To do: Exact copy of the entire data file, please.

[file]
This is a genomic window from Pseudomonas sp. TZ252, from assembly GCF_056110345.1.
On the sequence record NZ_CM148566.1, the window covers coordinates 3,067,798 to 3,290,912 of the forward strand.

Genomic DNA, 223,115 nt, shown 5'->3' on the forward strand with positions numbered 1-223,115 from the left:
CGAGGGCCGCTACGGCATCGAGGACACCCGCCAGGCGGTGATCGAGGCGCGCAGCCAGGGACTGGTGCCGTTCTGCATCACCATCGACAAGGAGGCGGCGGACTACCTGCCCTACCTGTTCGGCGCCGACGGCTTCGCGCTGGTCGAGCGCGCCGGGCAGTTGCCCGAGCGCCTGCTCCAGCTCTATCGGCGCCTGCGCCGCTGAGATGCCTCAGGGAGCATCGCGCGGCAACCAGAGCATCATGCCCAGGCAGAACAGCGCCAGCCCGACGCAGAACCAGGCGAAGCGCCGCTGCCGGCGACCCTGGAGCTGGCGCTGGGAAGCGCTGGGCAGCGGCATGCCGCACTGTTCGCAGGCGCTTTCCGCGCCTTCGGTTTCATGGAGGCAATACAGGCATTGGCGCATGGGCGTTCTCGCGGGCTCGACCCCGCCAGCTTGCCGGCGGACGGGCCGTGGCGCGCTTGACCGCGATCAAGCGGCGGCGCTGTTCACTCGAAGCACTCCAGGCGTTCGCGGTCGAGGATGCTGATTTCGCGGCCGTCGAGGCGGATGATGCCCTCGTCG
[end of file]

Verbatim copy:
This is a genomic window from Pseudomonas sp. TZ252, from assembly GCF_056110345.1.
On the sequence record NZ_CM148566.1, the window covers coordinates 3,067,798 to 3,290,912 of the forward strand.

Genomic DNA, 223,115 nt, shown 5'->3' on the forward strand with positions numbered 1-223,115 from the left:
CGAGGGCCGCTACGGCATCGAGGACACCCGCCAGGCGGTGATCGAGGCGCGCAGCCAGGGACTGGTGCCGTTCTGCATCACCATCGACAAGGAGGCGGCGGACTACCTGCCCTACCTGTTCGGCGCCGACGGCTTCGCGCTGGTCGAGCGCGCCGGGCAGTTGCCCGAGCGCCTGCTCCAGCTCTATCGGCGCCTGCGCCGCTGAGATGCCTCAGGGAGCATCGCGCGGCAACCAGAGCATCATGCCCAGGCAGAACAGCGCCAGCCCGACGCAGAACCAGGCGAAGCGCCGCTGCCGGCGACCCTGGAGCTGGCGCTGGGAAGCGCTGGGCAGCGGCATGCCGCACTGTTCGCAGGCGCTTTCCGCGCCTTCGGTTTCATGGAGGCAATACAGGCATTGGCGCATGGGCGTTCTCGCGGGCTCGACCCCGCCAGCTTGCCGGCGGACGGGCCGTGGCGCGCTTGACCGCGATCAAGCGGCGGCGCTGTTCACTCGAAGCACTCCAGGCGTTCGCGGTCGAGGATGCTGATTTCGCGGCCGTCGAGGCGGATGATGCCCTCGTCG